Company”.

Yates (Topher Grace) is a pencil-pushing popinjay at The Company, who is drunk on power. He says he’s going to “terminate an asset”. By “asset” he means Mike, and by “terminate” he means kill. But Mike has an advocate of his own, a field agent named Lassiter (Connie BL5U8500.CR2Britton). She visits Mike on the sly to tell him what to expect – and possibly save his life. The thing is, Mike hasn’t a clue what she’s talking about. So either the CIA has made a big error, or Mike has a very poor memory. Or maybe some combination of both.

Whichever it is, Mike and Phoebe must somehow fight off a squadron of special-op psycho-killers who descend on the small town to get him. Can a lazy stoner and his girlfriend fight off the most dangerous killers in the world?

American Ultra is an unusual genre movie: it’s a Stoner Comedy Action Thriller. A S.C.A.T. And I think it’s the best S.C.A.T. so far. It’s funny, it’s exciting and it’s (intentionally) stoopid. Maybe not for everyone, but I liked it a lot.

American Ultra, Mistress America and Charlie’s Country all open today in Toronto; check your local listings.

This is Daniel Garber at the Movies, each Friday morning, on CIUT 89.5 FM and on my website, culturalmining.com

Middle. Movies Reviewed: Salt of the Earth, Last Knights, While We’re Young

Posted in Action, comedy, Cultural Mining, documentary, photography by CulturalMining.com on April 3, 2015

Hi, this is Daniel Garber at the Movies for culturalmining.com and CIUT 89.5 FM.

While exciting things might happen at the fringe, people tend to aim for the centre. This week I’m looking at three movies about the middle. There’s a comedy about a middle-aged couple who try to regain their youth; an action drama set in the Middle Ages; and a documentary about a news photographer who always places himself in the middle.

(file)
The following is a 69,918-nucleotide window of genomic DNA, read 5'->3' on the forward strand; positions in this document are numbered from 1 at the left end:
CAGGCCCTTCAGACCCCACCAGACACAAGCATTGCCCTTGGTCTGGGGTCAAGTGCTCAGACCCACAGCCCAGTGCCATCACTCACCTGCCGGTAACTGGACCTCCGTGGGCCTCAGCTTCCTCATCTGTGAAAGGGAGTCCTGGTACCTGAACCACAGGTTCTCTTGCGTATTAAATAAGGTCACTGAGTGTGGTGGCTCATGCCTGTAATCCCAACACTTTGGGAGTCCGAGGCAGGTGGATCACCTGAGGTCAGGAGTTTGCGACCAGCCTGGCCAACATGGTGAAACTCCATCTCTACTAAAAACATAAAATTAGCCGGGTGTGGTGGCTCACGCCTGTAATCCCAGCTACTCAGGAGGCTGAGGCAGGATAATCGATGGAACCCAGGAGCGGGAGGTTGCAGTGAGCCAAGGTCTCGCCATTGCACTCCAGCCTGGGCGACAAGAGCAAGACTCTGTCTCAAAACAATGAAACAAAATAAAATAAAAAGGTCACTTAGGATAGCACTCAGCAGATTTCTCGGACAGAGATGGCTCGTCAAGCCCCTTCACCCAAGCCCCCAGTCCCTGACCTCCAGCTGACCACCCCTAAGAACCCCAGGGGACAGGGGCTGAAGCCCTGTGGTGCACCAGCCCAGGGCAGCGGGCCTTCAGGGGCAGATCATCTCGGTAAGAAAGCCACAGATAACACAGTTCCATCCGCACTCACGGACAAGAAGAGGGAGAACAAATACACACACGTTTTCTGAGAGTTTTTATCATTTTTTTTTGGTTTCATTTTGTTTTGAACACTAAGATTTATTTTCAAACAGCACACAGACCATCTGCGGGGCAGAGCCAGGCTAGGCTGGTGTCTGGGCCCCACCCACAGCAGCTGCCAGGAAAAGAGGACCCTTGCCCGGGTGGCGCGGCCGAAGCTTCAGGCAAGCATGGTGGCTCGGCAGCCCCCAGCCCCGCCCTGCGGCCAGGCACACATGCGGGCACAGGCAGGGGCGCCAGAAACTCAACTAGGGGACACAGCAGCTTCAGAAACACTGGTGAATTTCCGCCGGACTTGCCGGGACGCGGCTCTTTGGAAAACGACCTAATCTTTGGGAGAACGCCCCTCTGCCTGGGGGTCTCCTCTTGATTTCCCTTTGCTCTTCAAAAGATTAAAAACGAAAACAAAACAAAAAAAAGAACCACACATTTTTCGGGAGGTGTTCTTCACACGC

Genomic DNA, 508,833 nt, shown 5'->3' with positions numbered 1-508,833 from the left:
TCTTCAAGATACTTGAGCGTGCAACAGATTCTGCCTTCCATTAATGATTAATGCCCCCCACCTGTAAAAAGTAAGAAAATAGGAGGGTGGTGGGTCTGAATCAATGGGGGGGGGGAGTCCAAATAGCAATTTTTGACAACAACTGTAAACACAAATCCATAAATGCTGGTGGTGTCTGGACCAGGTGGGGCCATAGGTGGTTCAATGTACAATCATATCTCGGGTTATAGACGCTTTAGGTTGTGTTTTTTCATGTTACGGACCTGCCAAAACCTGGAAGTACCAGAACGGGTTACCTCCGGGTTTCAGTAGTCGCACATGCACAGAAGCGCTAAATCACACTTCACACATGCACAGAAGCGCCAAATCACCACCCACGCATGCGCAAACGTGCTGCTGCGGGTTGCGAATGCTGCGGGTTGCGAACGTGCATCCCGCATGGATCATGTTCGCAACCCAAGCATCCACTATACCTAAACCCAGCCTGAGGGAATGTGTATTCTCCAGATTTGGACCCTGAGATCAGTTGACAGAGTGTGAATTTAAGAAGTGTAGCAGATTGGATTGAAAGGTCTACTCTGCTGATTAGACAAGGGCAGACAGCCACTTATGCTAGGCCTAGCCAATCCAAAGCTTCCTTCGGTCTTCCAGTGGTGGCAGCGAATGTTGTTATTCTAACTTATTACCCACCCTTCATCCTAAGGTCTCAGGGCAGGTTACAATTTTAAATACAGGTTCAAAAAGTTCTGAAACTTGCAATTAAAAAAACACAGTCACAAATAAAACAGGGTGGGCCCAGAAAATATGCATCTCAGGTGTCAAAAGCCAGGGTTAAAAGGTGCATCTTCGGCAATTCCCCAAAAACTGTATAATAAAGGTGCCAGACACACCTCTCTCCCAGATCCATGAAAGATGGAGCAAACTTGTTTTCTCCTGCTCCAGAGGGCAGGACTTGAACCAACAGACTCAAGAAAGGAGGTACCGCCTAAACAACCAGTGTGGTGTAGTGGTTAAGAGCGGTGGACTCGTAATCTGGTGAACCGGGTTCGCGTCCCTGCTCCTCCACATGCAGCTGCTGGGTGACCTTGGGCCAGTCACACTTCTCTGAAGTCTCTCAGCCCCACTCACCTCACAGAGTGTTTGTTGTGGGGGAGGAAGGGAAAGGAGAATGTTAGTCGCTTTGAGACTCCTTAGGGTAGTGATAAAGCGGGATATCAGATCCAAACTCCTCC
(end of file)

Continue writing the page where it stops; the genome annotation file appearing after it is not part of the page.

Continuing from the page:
© Sebastião SALGADO : Amazonas images This photo cannot be reproduced out of this context. The image must be reproduced in its entirety, no cropping, no modifications are allowed 2Salt of the Earth
Dir: Wim Wenders, Julian Ribeiro Salgado

Sebastiao Salgado is a photojournalist from Brazil. Trained as an economist he moved to Paris in the 1960s with his young wife. He soon realized he was in the wrong profession and became a news photographer, taking pictures of people in dramatic or disastrous circumstances. The Ethiopian Famine; the Rwandan © Sebastião SALGADO : Amazonas images This photo cannot be reproduced out of this context. The image must be reproduced in its entirety, no cropping, no modifications are allowedgenocide; the subsequent refugee crisis in Goma, Congo; and the Balkan wars. The movie opens with his masterpieces: unbelievable shots of pit miners swarming like ants up and down vast dirt walls in a Brazilian gold rush.